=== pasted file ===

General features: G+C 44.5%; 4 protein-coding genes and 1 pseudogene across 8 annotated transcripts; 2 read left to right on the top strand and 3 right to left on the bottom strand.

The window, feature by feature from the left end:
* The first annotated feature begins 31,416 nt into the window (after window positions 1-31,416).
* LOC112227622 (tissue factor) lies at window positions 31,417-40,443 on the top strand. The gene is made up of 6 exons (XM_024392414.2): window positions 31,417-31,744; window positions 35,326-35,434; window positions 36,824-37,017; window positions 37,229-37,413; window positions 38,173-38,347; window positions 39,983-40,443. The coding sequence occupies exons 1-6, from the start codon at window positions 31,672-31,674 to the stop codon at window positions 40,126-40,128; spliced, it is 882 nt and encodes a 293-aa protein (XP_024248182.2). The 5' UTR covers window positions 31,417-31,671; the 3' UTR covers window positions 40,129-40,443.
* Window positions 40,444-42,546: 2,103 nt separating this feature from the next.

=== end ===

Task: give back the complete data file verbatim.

General features: G+C 44.5%; 4 protein-coding genes and 1 pseudogene across 8 annotated transcripts; 2 read left to right on the top strand and 3 right to left on the bottom strand.

The window, feature by feature from the left end:
* The first annotated feature begins 31,416 nt into the window (after window positions 1-31,416).
* LOC112227622 (tissue factor) lies at window positions 31,417-40,443 on the top strand. The gene is made up of 6 exons (XM_024392414.2): window positions 31,417-31,744; window positions 35,326-35,434; window positions 36,824-37,017; window positions 37,229-37,413; window positions 38,173-38,347; window positions 39,983-40,443. The coding sequence occupies exons 1-6, from the start codon at window positions 31,672-31,674 to the stop codon at window positions 40,126-40,128; spliced, it is 882 nt and encodes a 293-aa protein (XP_024248182.2). The 5' UTR covers window positions 31,417-31,671; the 3' UTR covers window positions 40,129-40,443.
* Window positions 40,444-42,546: 2,103 nt separating this feature from the next.